Nile Basin Initiative Secretariat

Nile Cooperation for Result (NCORE)
Water Resource Management
Governance
Basin-wide Program
NileSEC Document


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  • NileSEC ,
  • 15 Feb 2019
  • Open Access
  • English
  • Communication Products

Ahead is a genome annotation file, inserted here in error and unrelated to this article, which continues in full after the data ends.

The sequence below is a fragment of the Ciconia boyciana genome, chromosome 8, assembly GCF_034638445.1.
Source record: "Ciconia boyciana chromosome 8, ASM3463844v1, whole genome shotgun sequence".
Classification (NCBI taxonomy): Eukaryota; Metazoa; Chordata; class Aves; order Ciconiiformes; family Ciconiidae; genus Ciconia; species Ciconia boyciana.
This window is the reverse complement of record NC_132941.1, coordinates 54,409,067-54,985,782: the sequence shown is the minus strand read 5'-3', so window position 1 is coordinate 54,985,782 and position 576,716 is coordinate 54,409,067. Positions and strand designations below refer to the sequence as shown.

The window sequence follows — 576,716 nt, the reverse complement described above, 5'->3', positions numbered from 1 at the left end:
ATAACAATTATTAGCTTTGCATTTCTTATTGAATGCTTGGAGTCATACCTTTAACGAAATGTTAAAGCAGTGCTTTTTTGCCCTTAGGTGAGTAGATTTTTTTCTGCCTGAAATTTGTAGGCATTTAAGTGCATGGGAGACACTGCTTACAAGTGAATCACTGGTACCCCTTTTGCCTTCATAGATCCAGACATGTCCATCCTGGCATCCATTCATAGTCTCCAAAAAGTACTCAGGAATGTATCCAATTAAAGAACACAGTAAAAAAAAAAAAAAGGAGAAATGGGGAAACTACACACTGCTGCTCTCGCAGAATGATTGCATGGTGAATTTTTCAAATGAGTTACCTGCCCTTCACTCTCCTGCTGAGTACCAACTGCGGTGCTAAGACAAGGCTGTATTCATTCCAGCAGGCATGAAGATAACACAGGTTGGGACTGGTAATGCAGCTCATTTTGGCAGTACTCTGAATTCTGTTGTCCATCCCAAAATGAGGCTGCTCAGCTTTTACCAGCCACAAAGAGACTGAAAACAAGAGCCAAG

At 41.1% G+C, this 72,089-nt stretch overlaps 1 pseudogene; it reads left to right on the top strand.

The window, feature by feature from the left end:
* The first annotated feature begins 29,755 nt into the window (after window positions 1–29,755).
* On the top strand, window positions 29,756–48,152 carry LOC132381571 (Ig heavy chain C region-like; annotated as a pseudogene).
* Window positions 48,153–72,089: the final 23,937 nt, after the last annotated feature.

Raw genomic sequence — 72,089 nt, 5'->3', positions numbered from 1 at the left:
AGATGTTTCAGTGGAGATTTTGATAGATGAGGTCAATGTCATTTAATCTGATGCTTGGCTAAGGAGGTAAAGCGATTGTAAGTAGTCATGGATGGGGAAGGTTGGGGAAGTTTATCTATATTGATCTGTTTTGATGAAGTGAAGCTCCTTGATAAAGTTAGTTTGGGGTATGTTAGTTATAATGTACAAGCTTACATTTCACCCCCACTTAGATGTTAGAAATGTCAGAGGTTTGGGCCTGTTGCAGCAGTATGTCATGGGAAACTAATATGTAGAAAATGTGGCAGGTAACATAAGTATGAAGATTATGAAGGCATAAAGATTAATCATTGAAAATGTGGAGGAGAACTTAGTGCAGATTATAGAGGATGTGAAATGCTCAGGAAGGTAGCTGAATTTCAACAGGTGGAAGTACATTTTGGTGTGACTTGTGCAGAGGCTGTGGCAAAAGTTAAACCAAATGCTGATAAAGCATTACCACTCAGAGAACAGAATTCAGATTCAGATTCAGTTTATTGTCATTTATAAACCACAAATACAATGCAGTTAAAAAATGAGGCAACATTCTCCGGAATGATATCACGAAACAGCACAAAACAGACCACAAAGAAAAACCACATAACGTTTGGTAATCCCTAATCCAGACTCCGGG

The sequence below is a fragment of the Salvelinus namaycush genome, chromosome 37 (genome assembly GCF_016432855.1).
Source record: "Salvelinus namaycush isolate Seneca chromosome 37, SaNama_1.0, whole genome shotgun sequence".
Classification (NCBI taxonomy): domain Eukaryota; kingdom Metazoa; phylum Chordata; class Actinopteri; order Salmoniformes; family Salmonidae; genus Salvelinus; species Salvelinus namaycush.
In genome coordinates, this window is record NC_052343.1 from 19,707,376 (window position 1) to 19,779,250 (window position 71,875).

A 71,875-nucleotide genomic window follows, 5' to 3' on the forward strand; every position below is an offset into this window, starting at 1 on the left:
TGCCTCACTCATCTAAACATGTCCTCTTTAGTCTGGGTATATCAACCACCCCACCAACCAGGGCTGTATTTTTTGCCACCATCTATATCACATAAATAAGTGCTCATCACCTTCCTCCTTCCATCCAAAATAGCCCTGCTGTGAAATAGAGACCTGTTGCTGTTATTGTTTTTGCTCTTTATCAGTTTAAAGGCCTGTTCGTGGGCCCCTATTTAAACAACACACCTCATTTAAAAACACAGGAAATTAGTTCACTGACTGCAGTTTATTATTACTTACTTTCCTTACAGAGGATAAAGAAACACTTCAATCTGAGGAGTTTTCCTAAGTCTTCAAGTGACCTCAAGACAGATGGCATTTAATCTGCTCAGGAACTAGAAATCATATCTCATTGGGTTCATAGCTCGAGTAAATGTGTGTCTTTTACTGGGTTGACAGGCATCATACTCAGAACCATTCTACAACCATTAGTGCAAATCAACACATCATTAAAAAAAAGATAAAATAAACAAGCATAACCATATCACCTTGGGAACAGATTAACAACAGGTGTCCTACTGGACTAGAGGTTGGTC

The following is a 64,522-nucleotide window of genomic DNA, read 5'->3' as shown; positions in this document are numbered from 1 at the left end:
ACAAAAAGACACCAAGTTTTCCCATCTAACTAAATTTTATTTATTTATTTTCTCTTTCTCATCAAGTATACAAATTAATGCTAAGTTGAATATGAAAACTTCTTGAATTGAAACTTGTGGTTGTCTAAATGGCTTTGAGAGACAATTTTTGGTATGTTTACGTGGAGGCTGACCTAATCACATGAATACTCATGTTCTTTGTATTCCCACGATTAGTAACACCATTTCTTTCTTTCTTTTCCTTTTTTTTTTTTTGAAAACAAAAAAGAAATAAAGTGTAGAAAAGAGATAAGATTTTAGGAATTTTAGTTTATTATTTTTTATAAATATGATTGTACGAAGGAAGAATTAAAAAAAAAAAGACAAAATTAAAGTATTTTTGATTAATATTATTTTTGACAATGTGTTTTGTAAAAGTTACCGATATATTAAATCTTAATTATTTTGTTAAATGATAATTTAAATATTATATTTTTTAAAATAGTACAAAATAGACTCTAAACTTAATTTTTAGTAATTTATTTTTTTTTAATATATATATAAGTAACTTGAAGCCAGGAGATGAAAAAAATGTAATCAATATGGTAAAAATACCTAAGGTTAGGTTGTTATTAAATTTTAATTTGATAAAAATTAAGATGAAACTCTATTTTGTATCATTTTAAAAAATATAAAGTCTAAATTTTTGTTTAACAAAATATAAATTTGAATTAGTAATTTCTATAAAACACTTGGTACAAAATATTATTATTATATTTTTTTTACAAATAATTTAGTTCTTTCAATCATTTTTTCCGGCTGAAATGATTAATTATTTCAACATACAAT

• The Nile – perhaps the longest river in the world – has witnessed an unparalleled record of human history. Monuments in the river basin from the Great Pyramids at Giza in Egypt, to the Stele of Axum, Ethiopia, are testament to the extraordinary civilizations that have grown up and been nourished by this great river. In more recent history the wider basin has seen huge transformations as societies have harnessed the Nile’s resources for development by reducing flooding and evening out flows, by providing irrigation water to everlarger expanses of cultivated land, and through the energy generation of huge hydropower dams. As the Nile and its inhabitants progress towards the middle of the 21st Century, this is also a river under some of the greatest global pressures – from climate uncertainties and population growth, through to rapid economic development and political change. Many parts of the basin have been beset by conflcts over many years and levels of human development in some areas are in the bottom tier of international indices. In short the challenge remain huge, and, in some places, are growing.Two decades ago, the basin states decided to put into action the Nile Basin Initiative. indful of wider development challenges, the NBI sought collective action solutions to sustainably developing the basin’s resources, and to provide the basis for future equitable development across all Nile countries. This was no small task, but 20 years later it remains more important than ever – and as difficult. In any international context where country inhabitants number hundreds of millions – approaching a billion by 2050 in the Nile’s case – supporting development processes is a complex undertaking involving difficult trade-offs amid competing (and growing) demands. In a system as dynamic as the Nile – in all economic, social, political, climatic and environmental senses – this is even more complicate

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